Orexin and melanin-concentrating hormone (MCH) neurons innervate each other and have opposite effects for rapid eye movement sleep (REMs) regulation. Narcolepsy patients appear abnormal REMs behaviors such as rapid transitions into REMs. The causal role of orexin neurons in narcolepsy is well established, but that of MCH neurons remains unclear. We hypothesized that in the absence of orexins, the effects of MCH on REMs can be unbalanced, potentially contributing to aspects of abnormal REMs observed in narcolepsy. To test this hypothesis, we generated MCH-Cre::OX-KO mice and characterized sleep-wake behaviors and cataplexy with chemogenetic activation and pharmacological inhibition of MCH signaling.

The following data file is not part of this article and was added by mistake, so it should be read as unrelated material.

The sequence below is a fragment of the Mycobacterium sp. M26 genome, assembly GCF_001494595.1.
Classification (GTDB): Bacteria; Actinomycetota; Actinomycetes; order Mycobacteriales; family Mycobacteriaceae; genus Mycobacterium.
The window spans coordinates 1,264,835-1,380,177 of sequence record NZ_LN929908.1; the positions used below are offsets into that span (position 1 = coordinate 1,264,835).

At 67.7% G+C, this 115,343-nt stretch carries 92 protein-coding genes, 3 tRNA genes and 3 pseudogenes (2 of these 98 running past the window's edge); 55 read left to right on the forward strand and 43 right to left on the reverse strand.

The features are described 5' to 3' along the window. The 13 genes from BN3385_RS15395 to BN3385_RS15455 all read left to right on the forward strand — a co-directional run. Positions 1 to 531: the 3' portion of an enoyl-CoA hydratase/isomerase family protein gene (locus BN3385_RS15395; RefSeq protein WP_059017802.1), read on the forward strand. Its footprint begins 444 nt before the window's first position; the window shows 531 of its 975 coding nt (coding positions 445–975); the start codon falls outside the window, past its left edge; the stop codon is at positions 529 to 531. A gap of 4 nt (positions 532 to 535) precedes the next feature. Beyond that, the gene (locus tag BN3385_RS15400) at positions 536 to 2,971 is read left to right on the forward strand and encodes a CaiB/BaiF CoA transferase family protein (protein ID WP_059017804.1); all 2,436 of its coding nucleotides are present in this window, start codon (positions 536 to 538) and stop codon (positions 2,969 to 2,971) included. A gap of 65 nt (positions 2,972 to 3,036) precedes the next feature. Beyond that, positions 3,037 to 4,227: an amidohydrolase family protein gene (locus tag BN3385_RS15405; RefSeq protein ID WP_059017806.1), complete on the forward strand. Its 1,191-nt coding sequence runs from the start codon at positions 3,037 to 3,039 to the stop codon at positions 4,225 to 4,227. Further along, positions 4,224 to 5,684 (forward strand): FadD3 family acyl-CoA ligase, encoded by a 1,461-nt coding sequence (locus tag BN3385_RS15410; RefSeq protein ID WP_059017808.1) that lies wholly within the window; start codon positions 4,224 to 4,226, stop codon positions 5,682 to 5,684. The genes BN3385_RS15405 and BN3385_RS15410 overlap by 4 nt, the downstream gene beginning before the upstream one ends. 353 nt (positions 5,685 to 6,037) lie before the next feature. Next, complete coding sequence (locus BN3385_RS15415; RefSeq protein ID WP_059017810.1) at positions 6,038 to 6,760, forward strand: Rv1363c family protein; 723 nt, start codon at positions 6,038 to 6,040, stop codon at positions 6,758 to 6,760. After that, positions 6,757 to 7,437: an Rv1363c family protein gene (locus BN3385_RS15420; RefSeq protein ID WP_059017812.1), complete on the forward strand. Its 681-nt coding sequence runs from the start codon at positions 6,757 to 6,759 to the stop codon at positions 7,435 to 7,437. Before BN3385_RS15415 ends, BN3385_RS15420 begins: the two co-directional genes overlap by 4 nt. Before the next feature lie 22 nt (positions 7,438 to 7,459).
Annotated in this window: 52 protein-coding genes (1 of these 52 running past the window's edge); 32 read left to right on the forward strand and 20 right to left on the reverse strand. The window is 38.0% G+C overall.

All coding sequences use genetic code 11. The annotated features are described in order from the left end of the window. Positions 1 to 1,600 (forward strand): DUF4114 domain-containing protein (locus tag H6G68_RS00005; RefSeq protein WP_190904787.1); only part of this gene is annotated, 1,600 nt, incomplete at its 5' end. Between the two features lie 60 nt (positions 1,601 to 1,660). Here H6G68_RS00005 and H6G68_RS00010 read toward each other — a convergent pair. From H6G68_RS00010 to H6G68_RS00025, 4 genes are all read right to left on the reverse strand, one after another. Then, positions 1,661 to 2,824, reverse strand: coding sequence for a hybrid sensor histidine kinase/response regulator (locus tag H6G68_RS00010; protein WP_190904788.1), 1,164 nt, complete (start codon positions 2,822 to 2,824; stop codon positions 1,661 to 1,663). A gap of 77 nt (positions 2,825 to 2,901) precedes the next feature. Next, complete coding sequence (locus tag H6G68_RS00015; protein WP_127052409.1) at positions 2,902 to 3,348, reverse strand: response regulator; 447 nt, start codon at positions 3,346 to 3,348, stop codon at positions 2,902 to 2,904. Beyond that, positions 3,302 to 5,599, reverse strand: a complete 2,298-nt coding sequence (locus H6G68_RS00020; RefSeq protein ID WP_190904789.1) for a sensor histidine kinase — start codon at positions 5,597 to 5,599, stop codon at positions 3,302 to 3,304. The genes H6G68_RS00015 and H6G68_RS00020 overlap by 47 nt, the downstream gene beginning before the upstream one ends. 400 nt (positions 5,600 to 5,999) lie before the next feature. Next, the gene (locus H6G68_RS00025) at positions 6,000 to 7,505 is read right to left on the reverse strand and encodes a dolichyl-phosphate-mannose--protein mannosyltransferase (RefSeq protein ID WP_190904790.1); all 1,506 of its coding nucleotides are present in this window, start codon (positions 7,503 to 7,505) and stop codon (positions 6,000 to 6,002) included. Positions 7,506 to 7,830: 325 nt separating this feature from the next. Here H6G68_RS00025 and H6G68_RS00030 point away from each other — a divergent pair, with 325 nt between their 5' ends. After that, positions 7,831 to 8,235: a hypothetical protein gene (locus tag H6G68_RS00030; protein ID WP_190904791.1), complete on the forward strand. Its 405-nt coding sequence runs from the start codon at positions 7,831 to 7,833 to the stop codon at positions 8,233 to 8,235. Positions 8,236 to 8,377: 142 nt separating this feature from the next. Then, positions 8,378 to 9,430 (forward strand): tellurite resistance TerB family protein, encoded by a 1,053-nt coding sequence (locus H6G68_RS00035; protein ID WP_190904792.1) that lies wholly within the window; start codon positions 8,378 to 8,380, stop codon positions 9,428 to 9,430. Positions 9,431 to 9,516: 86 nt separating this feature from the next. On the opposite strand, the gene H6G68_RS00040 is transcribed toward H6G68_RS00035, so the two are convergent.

In mice lacking orexins, activation of the MCH neurons also increased abnormal intrusions of REMs manifest as cataplexy and short latency transitions into REMs (SLREM). Conversely, a MCH receptor 1 antagonist, SNAP 94847, almost completely eliminated SLREM and cataplexy in OX-KO mice. These findings affirm that MCH neurons promote REMs under normal circumstances, and their activity in mice lacking orexins likely triggers abnormal intrusions of REMs into non-REMs and wake, resulting in the SLREM and cataplexy characteristic of narcolepsy.